The Oxford Canal is a particularly scenic canal which meanders through the rural and picturesque scenery of Oxfordshire, Northamptonshire and Warwickshire countryside. It is abundant with wildlife and scattered with pretty villages and plenty of pubs, because of this it is very popular with holiday makers and boaters.
The Oxford Canal is 78 miles long and links Oxford with Coventry. It connects with the River Thames at Oxford, the Grand Union Canal at Braunston and to the Coventry Canal at Hawkesbury Junction. The maximum sized boat able to navigate the Oxford is length 70ft, beam 7ft, draught 3ft, height 7ft, with 46 locks along it's route.
The Oxford Canal at Napton Locks
The canal begins at Hawkesbury Junction and runs south through the centre of the town of Rugby, where it passes through the 250 metre long Newbold Tunnel. It continues on to Braunston where the Oxford connects with the Grand Union Canal, sharing a five mile stretch until the Oxford continues south towards Oxford and the Grand Union north towards Birmingham.
Bridge 116 Near Napton
At Napton on The Hill the canal meanders around the bottom of the hill and a windmill can be viewed perched on top of the hill. Here there is a flight of nine locks ascending. The canal winds on to Fenny Compton and Claydon before reaching the historic town of Banbury.
At Banbury the the canal goes right through the town centre, and you can moor up right in the centre of the town right next to the shopping centre. Here you can see the historic Tooleys Boatyard and see the Banbury Cross that was in the nursery rhyme 'Ride a Cock Horse to Banbury Cross'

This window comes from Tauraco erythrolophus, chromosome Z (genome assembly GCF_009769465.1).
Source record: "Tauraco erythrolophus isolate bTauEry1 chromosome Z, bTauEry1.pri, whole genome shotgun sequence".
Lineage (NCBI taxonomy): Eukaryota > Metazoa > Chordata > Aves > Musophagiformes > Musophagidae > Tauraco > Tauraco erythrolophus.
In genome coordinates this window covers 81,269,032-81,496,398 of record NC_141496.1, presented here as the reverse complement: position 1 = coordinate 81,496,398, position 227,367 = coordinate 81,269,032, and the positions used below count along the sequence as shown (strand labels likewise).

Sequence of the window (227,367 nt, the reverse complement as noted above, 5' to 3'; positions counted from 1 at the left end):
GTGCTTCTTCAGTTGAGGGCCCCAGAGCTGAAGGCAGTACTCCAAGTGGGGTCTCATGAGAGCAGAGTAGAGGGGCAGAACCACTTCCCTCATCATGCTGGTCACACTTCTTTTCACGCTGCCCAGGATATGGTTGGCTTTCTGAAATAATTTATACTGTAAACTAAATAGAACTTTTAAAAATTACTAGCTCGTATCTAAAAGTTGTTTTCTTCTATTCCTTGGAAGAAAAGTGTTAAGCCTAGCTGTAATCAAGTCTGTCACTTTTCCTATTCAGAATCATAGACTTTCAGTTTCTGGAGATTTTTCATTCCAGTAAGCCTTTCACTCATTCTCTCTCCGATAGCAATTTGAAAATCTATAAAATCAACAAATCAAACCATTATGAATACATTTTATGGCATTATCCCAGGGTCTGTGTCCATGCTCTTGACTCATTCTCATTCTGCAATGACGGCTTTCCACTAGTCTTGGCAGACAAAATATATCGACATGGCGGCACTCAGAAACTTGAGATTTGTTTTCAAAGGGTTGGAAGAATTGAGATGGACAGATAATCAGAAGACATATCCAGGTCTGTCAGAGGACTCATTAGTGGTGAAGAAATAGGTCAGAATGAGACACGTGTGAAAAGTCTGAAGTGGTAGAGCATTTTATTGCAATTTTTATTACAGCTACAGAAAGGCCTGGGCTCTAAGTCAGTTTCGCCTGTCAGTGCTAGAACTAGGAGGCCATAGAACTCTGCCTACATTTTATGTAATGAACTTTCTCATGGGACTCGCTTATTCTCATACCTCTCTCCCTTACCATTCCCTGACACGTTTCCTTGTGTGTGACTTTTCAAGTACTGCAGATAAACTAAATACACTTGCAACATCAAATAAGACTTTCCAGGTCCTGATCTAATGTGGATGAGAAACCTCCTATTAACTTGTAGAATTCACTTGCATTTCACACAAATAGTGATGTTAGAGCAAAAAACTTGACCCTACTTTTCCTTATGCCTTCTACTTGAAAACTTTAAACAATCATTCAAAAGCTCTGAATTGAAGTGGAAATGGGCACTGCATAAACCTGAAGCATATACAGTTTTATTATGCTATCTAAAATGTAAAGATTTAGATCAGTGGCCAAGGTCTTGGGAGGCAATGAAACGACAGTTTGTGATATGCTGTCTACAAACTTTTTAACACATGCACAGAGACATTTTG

At Oxford the canal has connections to the River Thames; Dukes Cut leading to Kings Lock and Isis Lock and Sheepwash Cannel which leads to an unusual river crossroads at the Thames called Four Rivers. Just below Isis Lock the canal ends abruptly near Hythe Bridge in central Oxford.
Another View of The Canal Locks At Napton
The History Of Oxford Canal
Construction of the canal began in 1769 and the canal was built in several stages taking more than twenty years to complete due to financial constraints. Construction was supervised by the famous engineer James Brindley and was assisted by Samuel Samcock who went on to complete the canal after James death. The final section of canal into the centre of Oxford was at last ceremonially opened on January 1st 1790.
The canal became one of the most profitable and important transport routes in Britain, taking coal and stone from the Midlands, until the Grand Junction canal was opened bringing a more direct route to London in 1805.
In 1937 Baron Nuffield bought the canal basin at Oxford, filled the basin in and built Nuffield College
In 1948 the canal was Nationalised becoming part of the British Waterways, now known as the Canal and River Trust.
Since the 1970's pleasure boating become popular and replaced the old working boats, and Oxford Canal is now a thriving place for narrow boaters to holiday.